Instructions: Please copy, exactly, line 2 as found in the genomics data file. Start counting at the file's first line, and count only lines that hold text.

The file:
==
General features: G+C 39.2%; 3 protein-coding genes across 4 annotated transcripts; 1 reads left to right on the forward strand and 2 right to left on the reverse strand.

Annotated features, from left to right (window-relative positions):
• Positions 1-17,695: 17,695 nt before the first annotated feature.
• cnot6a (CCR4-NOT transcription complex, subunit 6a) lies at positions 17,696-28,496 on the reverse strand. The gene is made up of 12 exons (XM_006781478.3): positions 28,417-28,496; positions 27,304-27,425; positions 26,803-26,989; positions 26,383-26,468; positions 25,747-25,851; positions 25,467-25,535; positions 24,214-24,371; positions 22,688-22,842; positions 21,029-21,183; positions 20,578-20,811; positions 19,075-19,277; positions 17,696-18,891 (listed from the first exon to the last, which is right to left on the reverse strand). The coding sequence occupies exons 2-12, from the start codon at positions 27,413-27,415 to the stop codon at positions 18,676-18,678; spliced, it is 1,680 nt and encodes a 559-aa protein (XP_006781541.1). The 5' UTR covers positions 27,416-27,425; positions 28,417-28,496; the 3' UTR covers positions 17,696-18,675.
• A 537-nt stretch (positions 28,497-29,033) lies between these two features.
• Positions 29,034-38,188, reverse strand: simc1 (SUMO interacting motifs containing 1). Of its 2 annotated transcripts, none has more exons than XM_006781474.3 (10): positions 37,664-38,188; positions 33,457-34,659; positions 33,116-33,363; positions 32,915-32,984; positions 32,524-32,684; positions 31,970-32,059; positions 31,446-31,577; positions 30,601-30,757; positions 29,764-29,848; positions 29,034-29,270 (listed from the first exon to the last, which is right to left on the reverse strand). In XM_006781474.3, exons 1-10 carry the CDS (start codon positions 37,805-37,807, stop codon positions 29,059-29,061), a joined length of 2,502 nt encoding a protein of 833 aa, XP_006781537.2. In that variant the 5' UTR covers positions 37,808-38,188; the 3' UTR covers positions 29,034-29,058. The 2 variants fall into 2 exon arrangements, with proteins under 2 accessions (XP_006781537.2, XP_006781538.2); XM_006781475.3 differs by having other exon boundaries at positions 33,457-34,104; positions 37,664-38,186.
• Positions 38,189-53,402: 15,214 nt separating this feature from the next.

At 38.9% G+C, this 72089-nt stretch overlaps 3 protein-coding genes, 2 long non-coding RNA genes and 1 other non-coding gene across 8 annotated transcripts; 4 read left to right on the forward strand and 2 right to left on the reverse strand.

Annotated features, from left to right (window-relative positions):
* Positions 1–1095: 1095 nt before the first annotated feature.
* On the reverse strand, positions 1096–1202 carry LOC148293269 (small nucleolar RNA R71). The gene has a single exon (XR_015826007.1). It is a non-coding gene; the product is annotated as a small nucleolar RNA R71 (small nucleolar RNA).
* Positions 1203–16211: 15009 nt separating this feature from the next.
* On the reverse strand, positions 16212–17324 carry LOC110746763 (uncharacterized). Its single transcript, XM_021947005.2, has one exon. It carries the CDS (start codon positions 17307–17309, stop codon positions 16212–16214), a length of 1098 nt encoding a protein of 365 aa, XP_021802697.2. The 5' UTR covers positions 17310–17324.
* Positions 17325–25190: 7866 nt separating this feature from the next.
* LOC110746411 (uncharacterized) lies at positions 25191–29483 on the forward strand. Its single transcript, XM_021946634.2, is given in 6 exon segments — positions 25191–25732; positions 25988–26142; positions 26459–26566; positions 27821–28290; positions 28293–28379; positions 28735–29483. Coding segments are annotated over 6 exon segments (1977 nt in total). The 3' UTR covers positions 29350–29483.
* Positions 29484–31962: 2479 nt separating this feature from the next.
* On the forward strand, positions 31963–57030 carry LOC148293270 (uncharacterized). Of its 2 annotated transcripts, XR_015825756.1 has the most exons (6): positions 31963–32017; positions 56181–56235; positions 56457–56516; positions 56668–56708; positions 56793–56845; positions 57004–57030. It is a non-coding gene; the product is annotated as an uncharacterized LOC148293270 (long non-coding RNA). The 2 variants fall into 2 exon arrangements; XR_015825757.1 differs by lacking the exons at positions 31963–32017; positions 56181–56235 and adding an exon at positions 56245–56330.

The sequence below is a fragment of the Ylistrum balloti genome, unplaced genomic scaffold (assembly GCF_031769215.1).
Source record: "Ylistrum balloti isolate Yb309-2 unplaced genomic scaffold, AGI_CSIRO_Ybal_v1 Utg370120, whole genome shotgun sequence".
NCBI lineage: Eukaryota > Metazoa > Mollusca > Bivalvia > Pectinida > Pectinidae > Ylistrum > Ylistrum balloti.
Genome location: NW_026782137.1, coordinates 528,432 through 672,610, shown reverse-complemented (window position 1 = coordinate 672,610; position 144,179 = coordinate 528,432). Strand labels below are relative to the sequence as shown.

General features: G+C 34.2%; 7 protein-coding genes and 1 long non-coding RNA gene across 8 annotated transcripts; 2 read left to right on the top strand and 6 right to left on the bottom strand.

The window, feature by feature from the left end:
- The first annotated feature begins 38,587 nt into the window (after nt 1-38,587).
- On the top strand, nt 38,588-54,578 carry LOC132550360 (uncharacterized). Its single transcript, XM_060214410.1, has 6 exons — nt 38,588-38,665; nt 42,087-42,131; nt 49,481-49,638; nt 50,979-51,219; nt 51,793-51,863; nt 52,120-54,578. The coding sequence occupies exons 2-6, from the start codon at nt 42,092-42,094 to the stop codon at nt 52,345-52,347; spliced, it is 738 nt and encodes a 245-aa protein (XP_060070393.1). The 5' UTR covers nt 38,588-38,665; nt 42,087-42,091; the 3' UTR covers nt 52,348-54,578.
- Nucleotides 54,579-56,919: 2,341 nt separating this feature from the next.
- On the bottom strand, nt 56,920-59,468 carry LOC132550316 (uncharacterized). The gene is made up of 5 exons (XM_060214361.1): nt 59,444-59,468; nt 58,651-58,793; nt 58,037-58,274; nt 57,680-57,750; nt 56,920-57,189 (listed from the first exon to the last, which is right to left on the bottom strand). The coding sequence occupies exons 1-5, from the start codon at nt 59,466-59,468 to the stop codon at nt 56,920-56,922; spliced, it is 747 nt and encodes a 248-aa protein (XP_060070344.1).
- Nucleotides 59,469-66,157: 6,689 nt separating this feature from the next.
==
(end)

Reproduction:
Annotated features, from left to right (window-relative positions):